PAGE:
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Multiple sclerosis, or MS, is an autoimmune disease in which the immune system attacks the protective covering of nerve cells (myelin) in the brain and spinal cord, impairing nerve signaling and causing a variety of symptoms.
This is a lifelong condition, but there are a variety of ways people with MS can prevent the disease from progressing, and treat or cope with symptoms.
This article discusses complementary and alternative medicine treatment options for MS.
Alternative vs. Complementary Therapies
Alternative therapies are treatment options that are used instead of modern medical options, while a complementary therapy is a treatment option used in conjunction with modern medicine. The same treatments can be used as either alternative or complementary therapies.
A number of complementary or alternative therapies can be used to help treat multiple sclerosis, including exercise, diet, acupuncture and other natural treatments.
Exercise is recommended for people with MS as it has been shown to improve symptoms and help with mental and physical health. Adapted options are available for people who have physical disabilities.
Exercise may also help change the course of the disease by slowing its progression, but more research is needed.
Physical activity options for people with MS depend on ability and preference, and may include:
- Aerobic exercise
- Strength training
- Swimming or water exercise
- Hobbies that involve movement
- Stair climbing
- Gardening, cooking, and household chores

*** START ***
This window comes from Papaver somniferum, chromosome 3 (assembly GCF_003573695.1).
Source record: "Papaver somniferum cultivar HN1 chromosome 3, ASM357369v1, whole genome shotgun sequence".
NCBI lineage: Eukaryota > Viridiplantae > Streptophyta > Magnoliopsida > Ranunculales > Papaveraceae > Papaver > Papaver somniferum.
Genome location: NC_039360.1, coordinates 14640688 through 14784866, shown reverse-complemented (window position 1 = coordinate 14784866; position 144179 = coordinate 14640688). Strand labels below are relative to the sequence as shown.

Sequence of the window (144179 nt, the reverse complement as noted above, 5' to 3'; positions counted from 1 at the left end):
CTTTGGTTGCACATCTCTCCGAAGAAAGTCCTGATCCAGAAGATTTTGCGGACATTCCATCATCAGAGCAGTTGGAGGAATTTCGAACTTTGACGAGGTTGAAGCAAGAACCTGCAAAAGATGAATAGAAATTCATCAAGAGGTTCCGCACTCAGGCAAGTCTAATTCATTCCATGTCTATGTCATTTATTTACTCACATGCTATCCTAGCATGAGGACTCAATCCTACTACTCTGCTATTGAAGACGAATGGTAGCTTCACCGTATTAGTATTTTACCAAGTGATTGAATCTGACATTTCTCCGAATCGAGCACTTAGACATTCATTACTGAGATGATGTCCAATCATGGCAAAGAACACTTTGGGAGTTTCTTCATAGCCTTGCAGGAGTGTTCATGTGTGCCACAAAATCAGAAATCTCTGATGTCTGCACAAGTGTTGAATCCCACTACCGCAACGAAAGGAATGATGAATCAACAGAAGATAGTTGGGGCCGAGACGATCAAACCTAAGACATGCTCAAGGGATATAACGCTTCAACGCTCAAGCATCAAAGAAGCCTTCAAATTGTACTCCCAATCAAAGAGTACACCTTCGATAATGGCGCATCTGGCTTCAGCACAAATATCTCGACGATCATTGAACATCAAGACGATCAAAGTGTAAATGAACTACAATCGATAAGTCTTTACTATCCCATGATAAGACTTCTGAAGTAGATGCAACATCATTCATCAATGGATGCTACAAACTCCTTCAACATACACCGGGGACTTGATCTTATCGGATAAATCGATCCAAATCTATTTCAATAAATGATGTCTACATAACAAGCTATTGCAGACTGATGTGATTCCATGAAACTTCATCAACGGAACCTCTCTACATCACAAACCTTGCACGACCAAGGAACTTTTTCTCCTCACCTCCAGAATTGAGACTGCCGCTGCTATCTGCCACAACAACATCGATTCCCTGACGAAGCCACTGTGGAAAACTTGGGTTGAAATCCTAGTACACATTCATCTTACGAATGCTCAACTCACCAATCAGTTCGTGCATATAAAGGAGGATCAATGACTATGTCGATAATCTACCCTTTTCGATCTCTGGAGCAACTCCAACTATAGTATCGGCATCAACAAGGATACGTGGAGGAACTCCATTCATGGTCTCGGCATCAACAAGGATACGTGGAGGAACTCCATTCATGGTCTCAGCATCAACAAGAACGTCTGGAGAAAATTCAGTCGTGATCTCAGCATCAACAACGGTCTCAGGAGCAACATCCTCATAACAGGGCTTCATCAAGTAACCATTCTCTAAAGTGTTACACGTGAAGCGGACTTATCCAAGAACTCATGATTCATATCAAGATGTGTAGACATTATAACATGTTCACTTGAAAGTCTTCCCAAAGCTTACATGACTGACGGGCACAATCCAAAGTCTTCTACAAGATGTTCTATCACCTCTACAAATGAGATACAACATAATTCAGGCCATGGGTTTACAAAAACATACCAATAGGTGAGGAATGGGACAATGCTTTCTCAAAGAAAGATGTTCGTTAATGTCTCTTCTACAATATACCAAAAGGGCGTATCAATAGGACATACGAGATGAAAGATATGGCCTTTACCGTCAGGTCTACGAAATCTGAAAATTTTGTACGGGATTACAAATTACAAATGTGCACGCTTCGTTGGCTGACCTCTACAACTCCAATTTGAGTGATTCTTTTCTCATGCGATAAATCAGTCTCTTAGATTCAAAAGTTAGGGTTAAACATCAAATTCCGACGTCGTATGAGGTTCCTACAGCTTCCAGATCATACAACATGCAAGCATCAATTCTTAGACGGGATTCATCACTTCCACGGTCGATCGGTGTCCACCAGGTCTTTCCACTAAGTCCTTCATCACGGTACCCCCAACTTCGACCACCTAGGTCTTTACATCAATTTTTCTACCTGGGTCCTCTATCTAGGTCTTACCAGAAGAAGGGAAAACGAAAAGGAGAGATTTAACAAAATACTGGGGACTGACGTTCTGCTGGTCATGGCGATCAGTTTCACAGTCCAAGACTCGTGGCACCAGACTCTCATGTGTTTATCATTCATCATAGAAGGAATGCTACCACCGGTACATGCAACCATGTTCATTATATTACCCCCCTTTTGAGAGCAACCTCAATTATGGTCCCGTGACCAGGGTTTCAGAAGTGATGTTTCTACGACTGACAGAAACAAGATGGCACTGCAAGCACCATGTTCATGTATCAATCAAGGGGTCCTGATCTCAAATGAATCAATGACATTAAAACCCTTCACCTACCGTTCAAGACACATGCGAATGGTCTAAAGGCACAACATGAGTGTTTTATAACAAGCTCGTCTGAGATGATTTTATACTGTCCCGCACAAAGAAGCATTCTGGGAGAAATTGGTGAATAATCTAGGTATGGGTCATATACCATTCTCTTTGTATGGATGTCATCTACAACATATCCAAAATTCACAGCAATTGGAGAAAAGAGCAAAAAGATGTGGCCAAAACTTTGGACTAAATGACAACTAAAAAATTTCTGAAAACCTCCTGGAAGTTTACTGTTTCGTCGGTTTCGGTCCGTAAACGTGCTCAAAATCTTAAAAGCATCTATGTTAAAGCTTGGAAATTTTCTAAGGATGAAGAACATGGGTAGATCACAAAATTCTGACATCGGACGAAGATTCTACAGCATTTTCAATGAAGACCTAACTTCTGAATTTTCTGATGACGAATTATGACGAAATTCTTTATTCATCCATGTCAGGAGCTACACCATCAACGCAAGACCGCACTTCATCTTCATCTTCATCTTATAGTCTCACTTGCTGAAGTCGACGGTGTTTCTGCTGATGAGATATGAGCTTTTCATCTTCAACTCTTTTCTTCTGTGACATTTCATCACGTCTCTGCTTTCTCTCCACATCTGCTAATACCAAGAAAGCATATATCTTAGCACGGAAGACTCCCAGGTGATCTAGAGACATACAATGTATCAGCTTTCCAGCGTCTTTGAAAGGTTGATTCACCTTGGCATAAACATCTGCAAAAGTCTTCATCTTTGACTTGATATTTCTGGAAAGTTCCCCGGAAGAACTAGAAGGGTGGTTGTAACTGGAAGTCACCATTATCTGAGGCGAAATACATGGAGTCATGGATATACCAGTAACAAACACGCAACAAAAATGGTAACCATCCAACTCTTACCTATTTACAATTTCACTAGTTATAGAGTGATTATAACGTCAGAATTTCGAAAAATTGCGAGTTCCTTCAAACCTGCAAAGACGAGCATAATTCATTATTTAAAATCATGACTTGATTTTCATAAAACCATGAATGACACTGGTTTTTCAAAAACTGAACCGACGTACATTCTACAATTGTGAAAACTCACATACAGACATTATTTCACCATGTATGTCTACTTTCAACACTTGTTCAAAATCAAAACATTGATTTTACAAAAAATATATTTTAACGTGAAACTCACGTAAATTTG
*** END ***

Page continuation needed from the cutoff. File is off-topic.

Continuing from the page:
- Yoga, Pilates, tai chi
People with MS are advised to eat a nutritious, well-balanced diet to help manage symptoms and improve overall health and well-being. Nutrition may play a role in slowing the progression of MS, but more research is needed.
Some nutrition recommendations to help manage MS include:
- Eat plenty of vegetables, fruits, and legumes (beans, lentils, peas, and peanuts).
- Limit salt, animal fat, fried foods, and sugar.
- Focus on lower-calorie foods.
- Avoid overeating.
It is unclear if massage therapy improves MS, but there is research to support limited benefits without harm.
Massage may help people with symptoms such as:
Acupuncture is the use of needles inserted into the skin to stimulate different places on the body called “acupoints,” or acupressure points. This treatment may help to reduce symptoms of MS, but there is limited research to show its effectiveness.
Some MS symptoms that acupuncture may improve include:
Medical marijuana (cannabis) may help reduce specific symptoms caused by MS. It may improve MS symptoms such as:
- Spasticity: Extreme muscle stiffness or tightness
- Pain: Reduced pain related to spasticity
- Bladder challenges: Decreased need to urinate
As with any treatment option, the potential benefits must be considered along with the possible side effects. It is important to work with a healthcare professional when considering cannabis for MS treatment and to seek help if experiencing any side effects, especially and changes in mental health.
Pulsed Electromagnetic Field Therapy (PEMF)
PEMF uses small electrical currents to help stabilize leaking cell membranes. PEMF circulates cellular fluid and by-products of the damaged tissue to reduce swelling, inflammation, and pain. This treatment option can be used for MS symptoms.
PEMF has been shown to improve:
- Sensations such as burning or prickling
- Quality of life
PEMF has been found ineffective in treating bladder challenges and disability.
An advantage to PEMF is that it does not appear to cause side effects. While there is limited research showing the effectiveness in treating MS symptoms, this treatment is not harmful to try.
Living with a chronic illness such as MS can be stressful, especially when symptoms interfere with daily life.
Mind-body techniques are a way of reducing stress and improving MS symptoms. They are a group of methods or practices that work by focusing on both the mind (such as thoughts, awareness, and emotions) and the body (such as physical sensations).
Mind-body techniques that have been shown to be effective in reducing MS symptoms include:
- Biofeedback: Uses a device to track body measurements such as heart rate and muscle tension and may improve MS bladder control